Saturday, January 11, 2014

December Wedding Cake

In December I was asked to make a wedding cake with a gingerbread filling to go with the season. This was my first gingerbread filling, and I was excited for the new challenge. I did some research, and found this recipe from Martha Stewart that I used as my base. 

Spice mixture: ginger, cinnamon, allspice, nutmeg, cloves, and salt.
Making the simple syrup for the buttercream with brown sugar for that molasses flavor that gives gingerbread its deep flavor.
I did a small test round and found that the flavor wasn't overly strong, and I knew it needed to pack a punch to stand up to the cake and regular buttercream frosting. I upped the nutmeg and the ginger, being careful to keep a balance without overwhelming and the final product had great gingerbread flavor that had a somewhat eggnog-like finish. I was pleased, as that was still in the "holiday" realm we were going for. 

It was your standard cake, but they didn't have a cake topper, which has me thinking that for people who don't have a cake topper, I could make a 3-inch tier that could also serve as their tier for their 1st anniversary. But that will come with the next cake. I keep learning something every time I make one. And my goal for this year is to make 6, so help spread the word!

I took pictures of all of the steps, but totally forgot to take a picture of the finished product. Below are all the "prep steps" as I often share pictures of the cake and frosting making, but never the other parts that go into making the cake. I often get asked how much time it takes to make a cake, and I've got it down to about 24 hours total. Some of that is "inactive" time while waiting for the cakes to bake, but most of it is in the kitchen, stirring, measuring, watching, and frosting. And getting pans ready.
Cake boards and cake boxes make the moving, freezing, assembling, and transporting so much easier. I don't think I could do a cake without a board.

Prepping pans: start with clean dry pans.

Then butter, and flour. I always use the same cake flour that I bake with.

Finally, line with parchment paper. I think they sell pre-cut parchment rounds, but I just cut my own every time.

Butter, butter, butter. A 3-tier wedding cake uses 5.25 pounds of butter, and that doesn't include the filling.

Saturday, November 30, 2013

Fall Photo Update 2013

Here's a quick photo overview of what I've been up to over the past month:

Wedding cake: (Same as this one. Each one gets easier, so I was very happy that I've shaved about an hour off my prep/cook/set up time.)
Batter and finished cake. I love this transformation.
I love "messy" frosting. It covers all potential mistakes. (Not that I ever make any...)
Pies for Thanksgiving:


White bread for Thanksgiving Stuffing: 

The Joy of Cooking basic white bread recipe. It's never failed me. 
 Making my own vanilla extract:
2 or 3 years ago, my father in law gave me vanilla extract he made himself. I'm finally getting around to making my own. It takes approximately 3 months, and I have to use store-bought to supplement as I go through tons of vanilla.

 There's another pie and wedding cake in the works. I'll take step by step of the cake as it has a new filling that I'm excited to try!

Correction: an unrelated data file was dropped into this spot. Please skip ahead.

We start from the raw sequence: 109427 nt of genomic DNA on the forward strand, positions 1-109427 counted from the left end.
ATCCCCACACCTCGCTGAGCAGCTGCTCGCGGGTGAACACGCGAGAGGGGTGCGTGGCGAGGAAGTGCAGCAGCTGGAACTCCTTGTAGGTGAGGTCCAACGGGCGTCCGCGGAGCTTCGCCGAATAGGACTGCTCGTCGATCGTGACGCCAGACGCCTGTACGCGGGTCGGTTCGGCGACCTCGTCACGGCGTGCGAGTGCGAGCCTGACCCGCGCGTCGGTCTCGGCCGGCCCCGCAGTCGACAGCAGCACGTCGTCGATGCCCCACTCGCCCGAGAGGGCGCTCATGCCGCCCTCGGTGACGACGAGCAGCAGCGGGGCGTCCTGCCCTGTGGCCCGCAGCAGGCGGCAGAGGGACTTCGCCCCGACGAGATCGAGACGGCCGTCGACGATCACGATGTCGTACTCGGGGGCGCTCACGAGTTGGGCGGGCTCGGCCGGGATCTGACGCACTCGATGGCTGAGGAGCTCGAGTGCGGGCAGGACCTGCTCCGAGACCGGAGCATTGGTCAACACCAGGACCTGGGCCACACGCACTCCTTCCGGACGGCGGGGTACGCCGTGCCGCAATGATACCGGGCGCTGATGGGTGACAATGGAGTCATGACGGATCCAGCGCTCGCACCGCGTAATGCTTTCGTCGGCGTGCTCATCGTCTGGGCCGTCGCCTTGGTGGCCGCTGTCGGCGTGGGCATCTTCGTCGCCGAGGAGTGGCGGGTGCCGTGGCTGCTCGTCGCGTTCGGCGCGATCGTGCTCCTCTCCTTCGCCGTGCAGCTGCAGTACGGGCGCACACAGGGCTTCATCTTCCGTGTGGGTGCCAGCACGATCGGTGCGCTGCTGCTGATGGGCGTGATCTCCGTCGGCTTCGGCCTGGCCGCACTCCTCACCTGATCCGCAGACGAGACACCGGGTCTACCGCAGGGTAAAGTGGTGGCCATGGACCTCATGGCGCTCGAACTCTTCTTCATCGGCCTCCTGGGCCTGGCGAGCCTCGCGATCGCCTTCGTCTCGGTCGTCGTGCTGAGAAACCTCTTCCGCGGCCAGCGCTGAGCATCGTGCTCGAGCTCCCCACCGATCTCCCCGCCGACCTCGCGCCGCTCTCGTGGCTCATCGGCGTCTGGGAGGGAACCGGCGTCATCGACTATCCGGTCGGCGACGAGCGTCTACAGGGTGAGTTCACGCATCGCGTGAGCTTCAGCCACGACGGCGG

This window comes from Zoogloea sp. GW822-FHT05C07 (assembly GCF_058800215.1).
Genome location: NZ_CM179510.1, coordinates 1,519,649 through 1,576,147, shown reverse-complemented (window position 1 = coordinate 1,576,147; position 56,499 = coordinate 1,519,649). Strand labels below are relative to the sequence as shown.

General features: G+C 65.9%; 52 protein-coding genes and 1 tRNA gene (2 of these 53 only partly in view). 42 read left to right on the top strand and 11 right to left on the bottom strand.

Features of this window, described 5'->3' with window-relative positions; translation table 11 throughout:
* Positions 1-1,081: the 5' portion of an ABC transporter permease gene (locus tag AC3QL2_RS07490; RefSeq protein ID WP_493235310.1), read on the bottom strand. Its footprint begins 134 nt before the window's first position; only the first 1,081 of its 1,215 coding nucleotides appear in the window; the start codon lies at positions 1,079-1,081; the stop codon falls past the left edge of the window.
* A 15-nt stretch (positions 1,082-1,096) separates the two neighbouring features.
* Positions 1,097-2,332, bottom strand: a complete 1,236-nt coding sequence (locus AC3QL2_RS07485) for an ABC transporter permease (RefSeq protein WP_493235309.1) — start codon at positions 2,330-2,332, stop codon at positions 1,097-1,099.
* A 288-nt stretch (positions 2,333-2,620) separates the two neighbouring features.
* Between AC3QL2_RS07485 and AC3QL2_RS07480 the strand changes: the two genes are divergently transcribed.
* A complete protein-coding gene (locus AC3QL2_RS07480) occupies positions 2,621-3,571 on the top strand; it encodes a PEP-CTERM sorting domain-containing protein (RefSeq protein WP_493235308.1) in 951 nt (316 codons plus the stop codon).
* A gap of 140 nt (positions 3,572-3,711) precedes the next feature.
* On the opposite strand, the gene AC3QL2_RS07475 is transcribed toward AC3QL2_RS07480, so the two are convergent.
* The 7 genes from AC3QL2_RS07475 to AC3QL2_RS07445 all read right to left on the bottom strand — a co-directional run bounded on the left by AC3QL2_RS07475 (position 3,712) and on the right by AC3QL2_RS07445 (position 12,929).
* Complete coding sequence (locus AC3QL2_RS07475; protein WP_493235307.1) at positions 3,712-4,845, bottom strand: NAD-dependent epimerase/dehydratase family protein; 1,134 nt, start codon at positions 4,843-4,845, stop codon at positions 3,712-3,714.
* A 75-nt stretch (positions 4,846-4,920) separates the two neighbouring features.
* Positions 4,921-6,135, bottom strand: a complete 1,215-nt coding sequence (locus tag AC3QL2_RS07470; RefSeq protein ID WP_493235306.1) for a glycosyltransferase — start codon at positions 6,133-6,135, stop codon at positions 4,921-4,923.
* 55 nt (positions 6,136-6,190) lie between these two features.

Saturday, November 2, 2013

Thanksgiving Pie Orders - Get them in now!

I can't believe it's November already! Are you already thinking about your holiday plans? Are you thinking about adding a pie to that dinner or bringing a sweet dish to that potluck? Let Glowing Evenings Bake Shop help you out!

All orders placed before November 9, 2013 get $5 off. 
Buy two pies and get the third one half off. 
Refer a friend and you both can get $5 off a future order.

Wondering what kind of pie to get? These are our top sellers:

Apple: Made with apples grown in Pennsylvania at Three Springs Farm. A combination of Granny Smith and Golden Delicious with cinnamon, nutmeg, butter, and a flaky crust. You'll be amazed at how many apples are packed into this one. $30

Pecan: A Southern favorite with a custardy base full of chopped pecans and topped with halved pecans. A sweet, sticky delight. Also available in gluten-free. $28

Pumpkin: The holiday classic. Pumpkin with spice. Also available in gluten-free. $28 (Fresh pumpkin available upon request for an extra $5)

French Silk: When you want the rich, smooth flavor of chocolate instead of spice. Contains raw eggs. Also available in gluten-free. $28

Don't see your favorite pie on here? No worries! We make all kinds, just ask!

Email gloevedun (at) gmail (dot) com to place your order!

Saturday, September 28, 2013


Whenever I think of the word "croissant" I think of Chris Kimball on America's Test Kitchen saying the word in a very affected French accent that we might or might not have made fun of. I say it the American way, pronouncing the "r" and the "t". It doesn't really matter how you pronounce it, as long as you're thinking of the buttery, flaky, amazing pastry that will change your life. When I had some time off between job in July, I decided to tackle these because the recipe takes a few days. I divided up the dough and made half in a normal crescent shape and the other half into chocolate croissants (pain au chocolate), which is clearly the better of the two. I took tons of pictures, so this will be a very visual blog.
Mixing by hand, with my hard plastic spatula that I got with my food processor. I've found it to be the best for dough.

Add a little flour to combat the humidity.
Slightly sticky, perfect dough.

Three beautiful sticks of butter. Is there anything better? 
The butter needed to be pounded out to an 8 inch square. I just use my tape measure from my tool box. It's covered in flour and at this point, probably has never measured anything related to hardware or repairs.